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Critique Please - I love this shot. Am I crazy?

Canon G16 Porcupine Puffer

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#1 linda99


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Posted 04 March 2014 - 08:08 AM

Hello everyone,   I am a very novice underwater photographer taking "point and shoot photos" for the past 5 years.   All my photography has been with  the Canon G-series cameras in the Canon case (no external strobes).   I'm at a point where I would like to up my game and have just purchased the G16.  I'm contemplating a strobe purchase.

This photo of the Juvenile Porcupine Pufferfish was one of my first photos with the Canon G16.  Taken about 5 meters in natural light in Cozumel.  I've done post editing (crop, sharpen, white balance, and minimal back scatter removal with healing brush).   I thought it was one of my lifetime best underwater photos...but then nobody likes to call their baby "ugly".   
One of the areas where I struggle is the post processing...I try to get the color as true as possible but I'm very aware that we don't see the true color of the fish without the aid of artificial light and I'm shooting with ambient light.    

Would some of you "expert" photogs please give me some feedback on my photo and my post processing?  Any advice welcome.  :-)Happy_Little_Puffer.jpg

Thanks so much...Linda 



#2 kc_moses


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Posted 04 March 2014 - 10:10 AM

I like that picture too! I would say the composition is great and you captured the right moment, much needed break from the rule of third composition.


I just added my first strobe to my system but I shot with a loan strobe before and that's what sold me the idea of having a strobe. The strobe, besides adding color, it also add mood to the picture. Do consider attending some UW photo work shop where you might get more explore to different equipment etc. I will be attending the Digital Fiesta (http://www.underwate...italfiesta.com/) and they have strobe and other equipment for divers to try out for free.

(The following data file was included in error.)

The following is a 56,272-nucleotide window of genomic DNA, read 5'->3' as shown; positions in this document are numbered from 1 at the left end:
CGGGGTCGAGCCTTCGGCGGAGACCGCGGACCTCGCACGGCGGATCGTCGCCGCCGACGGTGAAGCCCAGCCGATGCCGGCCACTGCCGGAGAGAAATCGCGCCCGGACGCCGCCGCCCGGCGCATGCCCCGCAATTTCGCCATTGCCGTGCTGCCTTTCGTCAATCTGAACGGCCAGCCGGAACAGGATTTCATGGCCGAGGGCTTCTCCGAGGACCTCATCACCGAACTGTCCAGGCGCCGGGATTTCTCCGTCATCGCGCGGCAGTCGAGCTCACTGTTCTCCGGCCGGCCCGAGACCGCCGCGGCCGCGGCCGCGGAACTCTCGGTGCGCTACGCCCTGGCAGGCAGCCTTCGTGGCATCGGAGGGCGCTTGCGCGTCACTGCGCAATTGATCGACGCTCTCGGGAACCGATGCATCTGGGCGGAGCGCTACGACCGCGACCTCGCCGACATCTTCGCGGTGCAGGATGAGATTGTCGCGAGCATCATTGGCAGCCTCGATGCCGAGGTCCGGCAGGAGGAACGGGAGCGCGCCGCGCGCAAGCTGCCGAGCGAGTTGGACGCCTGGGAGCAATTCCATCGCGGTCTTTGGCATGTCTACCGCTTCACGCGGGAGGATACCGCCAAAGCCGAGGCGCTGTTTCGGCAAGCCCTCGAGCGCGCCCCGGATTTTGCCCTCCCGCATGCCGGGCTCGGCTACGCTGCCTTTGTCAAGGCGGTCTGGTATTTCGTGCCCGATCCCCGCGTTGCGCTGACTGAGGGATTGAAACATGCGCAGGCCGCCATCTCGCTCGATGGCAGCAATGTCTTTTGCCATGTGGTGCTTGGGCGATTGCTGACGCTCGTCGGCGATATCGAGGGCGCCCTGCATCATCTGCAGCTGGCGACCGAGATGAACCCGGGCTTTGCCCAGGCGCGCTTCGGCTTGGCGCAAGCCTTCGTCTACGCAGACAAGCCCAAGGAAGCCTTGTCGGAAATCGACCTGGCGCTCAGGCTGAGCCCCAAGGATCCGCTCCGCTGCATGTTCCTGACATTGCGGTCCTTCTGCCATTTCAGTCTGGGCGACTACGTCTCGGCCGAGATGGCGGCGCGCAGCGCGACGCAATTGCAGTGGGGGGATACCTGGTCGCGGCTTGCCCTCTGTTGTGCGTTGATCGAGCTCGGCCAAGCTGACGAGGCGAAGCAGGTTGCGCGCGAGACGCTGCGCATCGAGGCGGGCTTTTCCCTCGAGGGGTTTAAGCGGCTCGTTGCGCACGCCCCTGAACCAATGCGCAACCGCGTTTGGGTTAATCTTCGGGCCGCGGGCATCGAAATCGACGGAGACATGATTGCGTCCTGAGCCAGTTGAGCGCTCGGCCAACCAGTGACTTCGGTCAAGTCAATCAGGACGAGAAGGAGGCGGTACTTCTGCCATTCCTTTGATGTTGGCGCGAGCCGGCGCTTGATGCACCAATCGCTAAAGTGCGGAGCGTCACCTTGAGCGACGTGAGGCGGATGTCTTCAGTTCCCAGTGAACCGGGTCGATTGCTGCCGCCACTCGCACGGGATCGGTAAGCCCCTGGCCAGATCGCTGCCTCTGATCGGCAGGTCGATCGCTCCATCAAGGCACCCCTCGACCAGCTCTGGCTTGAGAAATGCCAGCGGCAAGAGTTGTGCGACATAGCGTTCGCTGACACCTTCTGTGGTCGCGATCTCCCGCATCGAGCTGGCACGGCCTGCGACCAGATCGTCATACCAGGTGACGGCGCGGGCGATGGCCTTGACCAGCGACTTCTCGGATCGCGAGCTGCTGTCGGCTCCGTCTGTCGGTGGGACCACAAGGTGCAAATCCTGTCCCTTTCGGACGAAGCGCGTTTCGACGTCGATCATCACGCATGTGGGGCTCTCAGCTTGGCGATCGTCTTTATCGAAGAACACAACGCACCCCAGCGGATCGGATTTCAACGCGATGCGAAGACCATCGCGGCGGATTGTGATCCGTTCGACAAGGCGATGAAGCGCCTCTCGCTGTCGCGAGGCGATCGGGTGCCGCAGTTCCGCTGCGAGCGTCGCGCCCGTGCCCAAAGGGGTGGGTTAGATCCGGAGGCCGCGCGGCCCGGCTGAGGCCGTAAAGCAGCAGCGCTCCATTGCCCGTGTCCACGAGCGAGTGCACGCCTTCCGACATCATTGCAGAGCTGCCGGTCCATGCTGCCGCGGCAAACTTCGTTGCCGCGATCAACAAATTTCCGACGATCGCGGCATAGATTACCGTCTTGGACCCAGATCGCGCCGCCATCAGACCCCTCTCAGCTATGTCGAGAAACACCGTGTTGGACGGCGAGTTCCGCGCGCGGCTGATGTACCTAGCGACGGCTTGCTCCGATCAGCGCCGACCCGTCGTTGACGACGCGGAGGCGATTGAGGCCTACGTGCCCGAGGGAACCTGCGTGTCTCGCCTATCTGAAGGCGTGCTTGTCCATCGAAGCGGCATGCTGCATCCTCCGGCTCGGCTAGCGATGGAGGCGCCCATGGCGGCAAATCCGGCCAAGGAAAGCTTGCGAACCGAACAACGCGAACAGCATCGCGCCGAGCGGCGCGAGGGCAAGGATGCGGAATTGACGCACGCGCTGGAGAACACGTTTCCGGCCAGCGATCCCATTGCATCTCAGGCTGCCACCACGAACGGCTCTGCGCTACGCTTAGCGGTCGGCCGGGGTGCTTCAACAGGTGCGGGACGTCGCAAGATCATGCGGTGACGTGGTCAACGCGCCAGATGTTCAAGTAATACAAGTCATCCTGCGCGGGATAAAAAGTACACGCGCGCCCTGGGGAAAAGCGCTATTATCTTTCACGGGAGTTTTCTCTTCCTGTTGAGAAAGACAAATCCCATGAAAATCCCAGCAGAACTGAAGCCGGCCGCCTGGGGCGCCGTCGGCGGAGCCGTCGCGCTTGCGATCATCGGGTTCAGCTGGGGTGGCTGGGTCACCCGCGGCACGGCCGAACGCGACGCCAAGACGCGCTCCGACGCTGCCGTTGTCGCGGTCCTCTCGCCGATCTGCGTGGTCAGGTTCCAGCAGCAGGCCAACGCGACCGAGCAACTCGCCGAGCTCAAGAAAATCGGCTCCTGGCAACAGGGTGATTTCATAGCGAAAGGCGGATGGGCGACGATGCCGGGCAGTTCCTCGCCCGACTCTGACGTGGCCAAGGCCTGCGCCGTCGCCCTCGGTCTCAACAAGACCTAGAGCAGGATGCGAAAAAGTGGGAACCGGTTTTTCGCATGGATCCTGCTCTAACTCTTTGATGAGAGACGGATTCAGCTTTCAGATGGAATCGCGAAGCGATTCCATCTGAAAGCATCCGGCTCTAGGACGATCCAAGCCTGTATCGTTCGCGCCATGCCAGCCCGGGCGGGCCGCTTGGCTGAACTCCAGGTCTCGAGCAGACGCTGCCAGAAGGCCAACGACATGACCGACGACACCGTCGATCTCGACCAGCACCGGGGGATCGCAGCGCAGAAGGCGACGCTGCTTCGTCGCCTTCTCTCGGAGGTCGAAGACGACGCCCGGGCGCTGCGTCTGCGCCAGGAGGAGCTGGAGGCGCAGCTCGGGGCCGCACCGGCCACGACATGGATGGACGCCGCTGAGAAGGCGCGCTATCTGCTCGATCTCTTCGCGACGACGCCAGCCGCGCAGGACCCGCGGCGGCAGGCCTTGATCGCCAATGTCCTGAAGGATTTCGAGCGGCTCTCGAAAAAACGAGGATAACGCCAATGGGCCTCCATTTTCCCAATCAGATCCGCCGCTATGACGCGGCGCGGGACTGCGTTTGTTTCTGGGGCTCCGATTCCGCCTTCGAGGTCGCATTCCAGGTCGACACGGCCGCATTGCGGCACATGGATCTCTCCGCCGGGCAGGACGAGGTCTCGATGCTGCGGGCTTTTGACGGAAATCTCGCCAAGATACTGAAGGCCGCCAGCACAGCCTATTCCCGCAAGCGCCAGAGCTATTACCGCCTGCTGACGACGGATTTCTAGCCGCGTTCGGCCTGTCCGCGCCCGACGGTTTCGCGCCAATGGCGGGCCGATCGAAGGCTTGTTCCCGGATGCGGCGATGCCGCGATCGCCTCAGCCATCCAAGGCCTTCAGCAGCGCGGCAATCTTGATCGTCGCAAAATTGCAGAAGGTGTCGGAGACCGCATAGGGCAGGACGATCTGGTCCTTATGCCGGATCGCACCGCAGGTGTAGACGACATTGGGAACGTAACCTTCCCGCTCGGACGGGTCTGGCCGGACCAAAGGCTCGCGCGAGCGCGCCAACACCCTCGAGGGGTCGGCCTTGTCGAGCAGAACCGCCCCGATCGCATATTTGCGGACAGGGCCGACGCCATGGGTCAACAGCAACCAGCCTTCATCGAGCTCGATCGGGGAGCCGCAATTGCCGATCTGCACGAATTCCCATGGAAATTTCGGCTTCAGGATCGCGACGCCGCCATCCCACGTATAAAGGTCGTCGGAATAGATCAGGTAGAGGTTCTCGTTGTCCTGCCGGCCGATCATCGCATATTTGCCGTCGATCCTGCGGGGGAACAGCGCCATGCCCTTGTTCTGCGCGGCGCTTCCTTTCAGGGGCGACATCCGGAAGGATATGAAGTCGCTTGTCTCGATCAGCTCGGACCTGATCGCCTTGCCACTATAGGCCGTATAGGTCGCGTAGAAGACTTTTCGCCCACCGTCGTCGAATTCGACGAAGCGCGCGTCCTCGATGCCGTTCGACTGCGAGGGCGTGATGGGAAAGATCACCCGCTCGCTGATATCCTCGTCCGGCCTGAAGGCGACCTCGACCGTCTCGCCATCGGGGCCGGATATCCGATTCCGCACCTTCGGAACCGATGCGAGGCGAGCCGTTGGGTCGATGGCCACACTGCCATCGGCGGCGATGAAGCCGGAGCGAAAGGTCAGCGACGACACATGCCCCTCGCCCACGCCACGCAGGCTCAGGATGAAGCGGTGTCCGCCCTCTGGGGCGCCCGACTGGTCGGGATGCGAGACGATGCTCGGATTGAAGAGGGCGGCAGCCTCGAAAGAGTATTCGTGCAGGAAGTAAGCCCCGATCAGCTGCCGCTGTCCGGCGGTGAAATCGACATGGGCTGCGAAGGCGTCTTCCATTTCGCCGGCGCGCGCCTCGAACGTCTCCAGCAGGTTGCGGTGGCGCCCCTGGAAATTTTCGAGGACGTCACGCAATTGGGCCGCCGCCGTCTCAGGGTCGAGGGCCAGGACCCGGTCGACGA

Back to your question, post processing should be kept to minimal such as cropping, adjusting expose. That should be it. The goal is to get the picture right the first time so you don't end up with too much post processing, and that's why competition set rules of very minimal post processing. Treat RAW format as a nice to have work flow and don't heavily rely on taking a RAW picture and restore it back because some information just can't be restore back from even RAW format.

#3 troporobo


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Posted 04 March 2014 - 03:49 PM

Agreed, it's a great shot!  I'd also recommend a strobe (or two).  Not only would lighting add extra dimensionality to the shot, but even in strong ambient light you could get darker backgrounds to isolate a subject like this

#4 Steve Williams

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Posted 04 March 2014 - 05:32 PM

Hi Linda,

All art is subjective and what looks good to me won't look right to others.  I believe an image is processed correctly when it represents what we intended when we made it.  If you love it that is all that matters.   :dancing: For me, amazing photography is very much all about relationships and if this were my image I be trying to increase the contrast between your little puffer and the background so she can stand out a little more.  If you're in LR or ADR try increasing the mid tone contrast (clarity) a bit. I'd also try increasing the sharpening a touch to add a little definition to the cute wrinkles around the eyes.   This type of composition is just begging for a vignette effect to darken the background rocks and bring your eye to the puffers face.  As the guys have mentioned a small strobe could accomplish the same thing (darken the background) and would give you more options next time.